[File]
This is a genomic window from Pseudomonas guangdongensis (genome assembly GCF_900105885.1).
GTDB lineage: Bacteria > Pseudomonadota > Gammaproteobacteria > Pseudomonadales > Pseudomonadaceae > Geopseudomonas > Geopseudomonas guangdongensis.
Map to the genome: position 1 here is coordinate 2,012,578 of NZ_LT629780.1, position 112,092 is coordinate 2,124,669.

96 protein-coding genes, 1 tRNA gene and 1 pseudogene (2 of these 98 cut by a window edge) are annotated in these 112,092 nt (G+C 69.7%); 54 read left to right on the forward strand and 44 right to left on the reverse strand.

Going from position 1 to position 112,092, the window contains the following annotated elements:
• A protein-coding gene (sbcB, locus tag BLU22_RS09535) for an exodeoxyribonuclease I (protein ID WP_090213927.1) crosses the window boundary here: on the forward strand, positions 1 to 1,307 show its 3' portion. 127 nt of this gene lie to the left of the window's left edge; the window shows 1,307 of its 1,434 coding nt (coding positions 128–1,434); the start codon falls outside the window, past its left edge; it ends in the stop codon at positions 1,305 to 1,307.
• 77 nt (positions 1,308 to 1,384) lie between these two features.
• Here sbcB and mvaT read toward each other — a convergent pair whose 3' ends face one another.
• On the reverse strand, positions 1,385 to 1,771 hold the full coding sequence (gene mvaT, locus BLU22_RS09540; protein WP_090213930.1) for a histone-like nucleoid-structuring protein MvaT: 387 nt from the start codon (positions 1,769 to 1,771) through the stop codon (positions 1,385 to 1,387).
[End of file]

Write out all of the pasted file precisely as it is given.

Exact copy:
This is a genomic window from Pseudomonas guangdongensis (genome assembly GCF_900105885.1).
GTDB lineage: Bacteria > Pseudomonadota > Gammaproteobacteria > Pseudomonadales > Pseudomonadaceae > Geopseudomonas > Geopseudomonas guangdongensis.
Map to the genome: position 1 here is coordinate 2,012,578 of NZ_LT629780.1, position 112,092 is coordinate 2,124,669.

96 protein-coding genes, 1 tRNA gene and 1 pseudogene (2 of these 98 cut by a window edge) are annotated in these 112,092 nt (G+C 69.7%); 54 read left to right on the forward strand and 44 right to left on the reverse strand.

Going from position 1 to position 112,092, the window contains the following annotated elements:
• A protein-coding gene (sbcB, locus tag BLU22_RS09535) for an exodeoxyribonuclease I (protein ID WP_090213927.1) crosses the window boundary here: on the forward strand, positions 1 to 1,307 show its 3' portion. 127 nt of this gene lie to the left of the window's left edge; the window shows 1,307 of its 1,434 coding nt (coding positions 128–1,434); the start codon falls outside the window, past its left edge; it ends in the stop codon at positions 1,305 to 1,307.
• 77 nt (positions 1,308 to 1,384) lie between these two features.
• Here sbcB and mvaT read toward each other — a convergent pair whose 3' ends face one another.
• On the reverse strand, positions 1,385 to 1,771 hold the full coding sequence (gene mvaT, locus BLU22_RS09540; protein WP_090213930.1) for a histone-like nucleoid-structuring protein MvaT: 387 nt from the start codon (positions 1,769 to 1,771) through the stop codon (positions 1,385 to 1,387).